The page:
SPOILER ALERT: Questions and answers may contain spoilers for all three books in the Hunger Games trilogy by Suzanne Collins.
Symbolic Conflict as the Climax of Social Conflict
I noticed an interesting structure inherent in Suzanne Collins "Hunger Games" trilogy. It seems an unusual structure, presenting an interesting challenge of plotting, setting and structure.
The core of the narrative - the overarching plot - is concerned with the subjugation of Panem's Districts by the Capitol. This core conflict is given an extreme, exaggerated, and intense representation in the eponymous Hunger Games - which are explicitly designed within the story's setting to demonstrate Capitol's complete dominion, to humiliate the Districts, and to pit the Tributes against each other. So the Games are designed to symbolize the social plight of the twelve Districts.
The books focus very heavily on this symbol. They spend the climactic portions of the first two books focusing heavily on the symbolic scenario - playing out the larger conflicts of the setting on a more immediate, visceral level.
Symbolic Conflict as Interruption of the Primary Conflict
However, it seems to me that this structure also presents an interesting difficulty. The Games symbolize the larger conflict, but they don't affect it - not directly. In many ways, both The Hunger Games and Catching Fire start out one type of story (highlighting the abuse of the Districts at the hands of the Capitol) and then shift into a very different type of story (a brutal survival game against constructed dangers and harsh competition). The survival-game story clearly stems from the class-war story, but does not seem poised to directly go back and affect the class-war story in return. In fact, both these books portray, as a climactic moment, ways the Games' outcome does affect the rest of society - and this is seen as unexpected, unpredictable, destabilizing.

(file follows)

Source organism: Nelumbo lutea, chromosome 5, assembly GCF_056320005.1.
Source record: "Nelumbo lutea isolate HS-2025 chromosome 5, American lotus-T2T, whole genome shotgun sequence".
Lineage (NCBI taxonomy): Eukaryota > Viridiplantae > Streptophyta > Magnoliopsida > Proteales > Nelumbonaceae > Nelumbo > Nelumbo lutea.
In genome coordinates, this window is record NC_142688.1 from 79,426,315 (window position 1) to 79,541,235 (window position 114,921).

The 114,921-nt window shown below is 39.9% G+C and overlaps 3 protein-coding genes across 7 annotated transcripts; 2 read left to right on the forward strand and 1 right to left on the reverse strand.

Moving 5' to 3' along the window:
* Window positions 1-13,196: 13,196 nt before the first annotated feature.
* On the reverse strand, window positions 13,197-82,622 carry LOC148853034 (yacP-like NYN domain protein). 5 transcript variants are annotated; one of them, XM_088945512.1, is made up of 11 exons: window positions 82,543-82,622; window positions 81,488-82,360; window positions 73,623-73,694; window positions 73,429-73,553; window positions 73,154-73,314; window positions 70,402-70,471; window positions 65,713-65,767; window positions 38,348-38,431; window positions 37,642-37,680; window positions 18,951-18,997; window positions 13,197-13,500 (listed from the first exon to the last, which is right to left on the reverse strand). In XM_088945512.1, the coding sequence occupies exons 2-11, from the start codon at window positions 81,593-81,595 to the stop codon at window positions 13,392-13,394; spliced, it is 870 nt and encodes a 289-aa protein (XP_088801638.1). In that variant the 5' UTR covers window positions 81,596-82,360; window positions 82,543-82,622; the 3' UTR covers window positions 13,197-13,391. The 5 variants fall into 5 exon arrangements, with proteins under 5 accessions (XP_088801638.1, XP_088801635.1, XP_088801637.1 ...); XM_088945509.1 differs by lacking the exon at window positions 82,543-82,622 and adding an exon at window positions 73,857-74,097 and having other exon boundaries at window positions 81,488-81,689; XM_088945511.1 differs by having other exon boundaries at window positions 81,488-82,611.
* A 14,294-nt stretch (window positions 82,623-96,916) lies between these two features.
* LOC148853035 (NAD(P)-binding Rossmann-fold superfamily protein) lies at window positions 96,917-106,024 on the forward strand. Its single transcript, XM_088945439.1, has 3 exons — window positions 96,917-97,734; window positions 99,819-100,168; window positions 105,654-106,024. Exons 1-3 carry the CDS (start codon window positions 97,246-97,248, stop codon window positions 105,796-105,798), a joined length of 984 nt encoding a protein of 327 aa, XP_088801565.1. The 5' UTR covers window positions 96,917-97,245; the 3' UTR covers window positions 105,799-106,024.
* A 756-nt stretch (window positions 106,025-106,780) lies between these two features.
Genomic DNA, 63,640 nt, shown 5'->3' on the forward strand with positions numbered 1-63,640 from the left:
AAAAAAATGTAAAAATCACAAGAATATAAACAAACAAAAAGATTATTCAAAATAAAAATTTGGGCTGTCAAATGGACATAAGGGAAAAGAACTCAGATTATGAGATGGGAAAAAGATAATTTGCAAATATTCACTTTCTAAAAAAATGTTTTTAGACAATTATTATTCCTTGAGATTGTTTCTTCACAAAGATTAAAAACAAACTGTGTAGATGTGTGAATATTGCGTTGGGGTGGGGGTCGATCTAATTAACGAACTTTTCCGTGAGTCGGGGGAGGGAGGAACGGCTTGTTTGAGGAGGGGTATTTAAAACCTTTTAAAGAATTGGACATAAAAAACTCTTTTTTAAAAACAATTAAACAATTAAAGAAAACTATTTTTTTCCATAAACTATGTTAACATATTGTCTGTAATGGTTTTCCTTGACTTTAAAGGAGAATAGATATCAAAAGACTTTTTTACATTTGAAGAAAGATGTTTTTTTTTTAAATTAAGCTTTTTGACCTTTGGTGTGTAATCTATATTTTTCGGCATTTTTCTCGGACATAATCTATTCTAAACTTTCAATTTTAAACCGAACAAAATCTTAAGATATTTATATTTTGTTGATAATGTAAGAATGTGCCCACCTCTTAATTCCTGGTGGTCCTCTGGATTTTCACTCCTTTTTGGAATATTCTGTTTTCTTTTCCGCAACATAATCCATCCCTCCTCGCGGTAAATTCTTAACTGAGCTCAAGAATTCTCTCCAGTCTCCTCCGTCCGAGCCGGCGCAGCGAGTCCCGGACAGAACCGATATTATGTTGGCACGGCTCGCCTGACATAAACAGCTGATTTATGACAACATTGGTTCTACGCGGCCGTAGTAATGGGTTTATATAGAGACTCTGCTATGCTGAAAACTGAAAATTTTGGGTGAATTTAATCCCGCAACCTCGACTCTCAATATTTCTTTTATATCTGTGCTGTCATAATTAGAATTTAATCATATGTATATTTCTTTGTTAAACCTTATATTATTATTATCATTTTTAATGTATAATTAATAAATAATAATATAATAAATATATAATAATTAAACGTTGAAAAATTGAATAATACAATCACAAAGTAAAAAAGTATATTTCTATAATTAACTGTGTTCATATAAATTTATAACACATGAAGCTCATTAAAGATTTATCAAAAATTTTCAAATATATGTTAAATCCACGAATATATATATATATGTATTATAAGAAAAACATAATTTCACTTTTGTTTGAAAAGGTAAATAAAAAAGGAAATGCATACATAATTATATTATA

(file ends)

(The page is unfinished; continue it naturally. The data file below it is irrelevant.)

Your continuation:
In my opinion, this is a problematic structure. The interruption of the "main" thread in favor of a "secondary" thread, which doesn't clearly advance the "main" thread, runs the risk of the "secondary" thread feeling like a side-trek, a distraction - a thread you're waiting to get over with and "get back to the real story."
As I see it, using the Hunger Games to reflect the entire social conflict is the central concept the trilogy is constructed around. So the issue I'm presenting is inherent to the trilogy concept. I think Collins found many ways to alleviate this difficulty. I would like to ask:
- What techniques and structure/plotting choices did Collins make which directly helped make the "survival-game" thread feel like part of the primary narrative, and not an interruption of it?
- What ways can you suggest of dealing with this issue beyond what Collins did in the original books? I am interested even in methods which would require drastic changes to the originals.
NOTE: This is my first attempt at a case-study question. I'd be happy to hear what people think of this type of question, and what guidelines might be appropriate. If you have any thoughts, please join the meta discussion!